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Illegal Dumping Still Outstrips Cleanup Efforts

Aug. 15,2007 — Even as the V.I. Waste Management Authority focuses time, money and energy on removing tires from the bush and roadsides, their efforts continue to be outstripped by illegal dumping.
This coming weekend, the WMA plans to send crews of temporary workers around St. Croix to known, accessible, illegal tire dumping areas and picking up white goods such as old washing machines. The following weekend the WMA will hit St. Thomas and St. John.
Some 40 workers have been hired and a number of dumping sites identified and mapped out. WMA Executive Director May Adams-Cornwall says there will be drop-off points, most likely at each of St. Croix’s four main dump collection sites where residents can drop off up to four tires per person at no charge.
But like Sisyphus eternally rolling his rock uphill, these efforts will likely be washed away by a flood of new, illegally dumped tires. And many tires on the ground now are not on the cleanup agenda because getting to them is too difficult.
Danny Coughlin, who grew up on St. Croix and has been here since the early 1970s, recently called the Source and the WMA about a tire, car and oil dump he found off the Scenic Road.
“While scouting for a hiking trail I discovered this tire and oil dump and old vehicle,” Coughlin said. “For the amount of tires dumped, and the way they are all piled together make it look like a dump truck just pulled up and dropped a single, big load of tires down the hill. And the five-gallon oil buckets — to me that looks suspicious, like a good-sized garage took all their waste up there. That’s speculation of course, and I can’t say for sure.”
Coughlin said there were numerous small dump sites, but this one was much larger than the others.
But even though the WMA knows about this illegal dump site, it won’t be cleaned up this weekend and probably not anytime soon. Adams-Cornwall said because the dump is well down a steep ravine, the tires will have to be dragged out by hand, one at a time, through the bush and up the ravine. She said her limited resources will be more effectively used clearing up a much larger number of tires from easier to access sites right now. It will be mapped and put on the cleanup list, but will not be addressed until there are resources to do so.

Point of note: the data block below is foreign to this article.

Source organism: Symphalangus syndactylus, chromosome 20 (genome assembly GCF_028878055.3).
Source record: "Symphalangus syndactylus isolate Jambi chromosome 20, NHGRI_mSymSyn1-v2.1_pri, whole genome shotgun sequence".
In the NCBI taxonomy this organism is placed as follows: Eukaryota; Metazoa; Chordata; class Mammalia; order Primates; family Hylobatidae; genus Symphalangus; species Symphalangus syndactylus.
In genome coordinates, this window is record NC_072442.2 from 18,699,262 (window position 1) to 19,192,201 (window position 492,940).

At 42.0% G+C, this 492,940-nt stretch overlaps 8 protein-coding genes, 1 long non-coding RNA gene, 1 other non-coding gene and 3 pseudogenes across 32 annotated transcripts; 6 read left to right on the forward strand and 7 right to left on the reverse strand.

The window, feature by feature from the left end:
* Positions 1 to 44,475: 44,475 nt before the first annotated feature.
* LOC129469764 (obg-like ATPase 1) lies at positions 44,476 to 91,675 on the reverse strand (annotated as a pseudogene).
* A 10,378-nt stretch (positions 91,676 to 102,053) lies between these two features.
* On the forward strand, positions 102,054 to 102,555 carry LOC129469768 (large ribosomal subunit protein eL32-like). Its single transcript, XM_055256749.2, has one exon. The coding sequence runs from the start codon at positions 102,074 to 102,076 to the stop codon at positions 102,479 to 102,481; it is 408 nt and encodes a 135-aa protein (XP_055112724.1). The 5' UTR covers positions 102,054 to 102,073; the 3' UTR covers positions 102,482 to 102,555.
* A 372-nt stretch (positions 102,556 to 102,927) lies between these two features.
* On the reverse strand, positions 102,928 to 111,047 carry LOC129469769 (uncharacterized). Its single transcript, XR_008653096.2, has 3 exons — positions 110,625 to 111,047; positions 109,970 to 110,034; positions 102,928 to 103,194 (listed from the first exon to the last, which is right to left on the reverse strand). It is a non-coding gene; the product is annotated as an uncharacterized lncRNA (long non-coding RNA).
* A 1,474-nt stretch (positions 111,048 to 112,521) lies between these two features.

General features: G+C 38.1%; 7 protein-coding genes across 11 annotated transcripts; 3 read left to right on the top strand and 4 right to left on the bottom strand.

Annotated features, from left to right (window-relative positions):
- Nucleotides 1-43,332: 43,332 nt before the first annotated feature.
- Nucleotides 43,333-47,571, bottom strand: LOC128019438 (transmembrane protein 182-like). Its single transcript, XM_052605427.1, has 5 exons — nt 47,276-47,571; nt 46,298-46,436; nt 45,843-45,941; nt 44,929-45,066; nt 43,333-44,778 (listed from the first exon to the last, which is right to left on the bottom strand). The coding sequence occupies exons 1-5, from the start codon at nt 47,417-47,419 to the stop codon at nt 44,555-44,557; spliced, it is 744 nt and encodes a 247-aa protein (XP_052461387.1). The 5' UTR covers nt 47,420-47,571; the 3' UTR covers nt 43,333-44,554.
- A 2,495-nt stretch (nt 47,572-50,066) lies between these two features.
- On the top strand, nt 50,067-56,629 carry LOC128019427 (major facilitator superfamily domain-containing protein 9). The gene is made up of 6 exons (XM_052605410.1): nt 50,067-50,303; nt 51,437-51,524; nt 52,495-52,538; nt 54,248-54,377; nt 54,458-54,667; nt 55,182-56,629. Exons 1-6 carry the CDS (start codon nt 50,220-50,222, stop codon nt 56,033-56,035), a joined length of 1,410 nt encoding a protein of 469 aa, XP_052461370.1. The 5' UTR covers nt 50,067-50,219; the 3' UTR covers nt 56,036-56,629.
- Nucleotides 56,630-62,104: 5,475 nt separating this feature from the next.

Tire dumping has been a chronic problem for a number of years now, especially on the big island. (See WMA Still Wrestling With Tire Disposal Issue and V.I. Officials, Tire Vendors Address Discarded Tire Problem.) Aside from being an eyesore and expensive to clean up, they provide a breeding place for mosquitoes and contribute to outbreaks of potentially deadly dengue fever. (See Residents Told Only a Change in Human Behavior Will Stop Dengue.)
Coughlin said the number of tires being dumped in the bush increased dramatically after a per-tire disposal fee was introduced. Adams-Cornwall said tires used to be buried in the Anguilla landfill like other trash, but the Environmental Protection Agency banned tires out of concern they would provide fuel for fires. There has been an underground fire at the Anguilla landfill for a number of years. Rather than pay a fee, many individuals choose to dump their tires into the bush. Some garages and tire shops are dumping the tires illegally even after charging a disposal fee to their customers as well.
Both Coughlin and Adams-Cornwall believe legislation to require people to turn in tires when they purchase new ones would help.
In the past, Adams-Cornwall has said the job of preventing illegal dumping would be easier if the Department of Planning and Natural Resources’ enforcement officers had tire sellers show paperwork indicating where their used tires went. Once tires belong to the consumer, it's difficult to force residents to turn them in.
As soon as the Public Services Commission approves the WMA’s fee schedule — presumably at their next meeting — all tires sold in the territory will have a disposal fee built into the sale price. This fee will eliminate the financial advantages of illegal dumping and hopefully as a result the practice will become less common.
If you see someone dumping illegally, you can call the WMA enforcement office at (340) 712-4956 during normal business hours, or by calling the 24-hour WMA hotline at (340) 713-1962. For information on what to do with tires, call the landfill at 778-1231. There is an amnesty for up to four tires per person this weekend on St. Croix and next weekend on St. Thomas.
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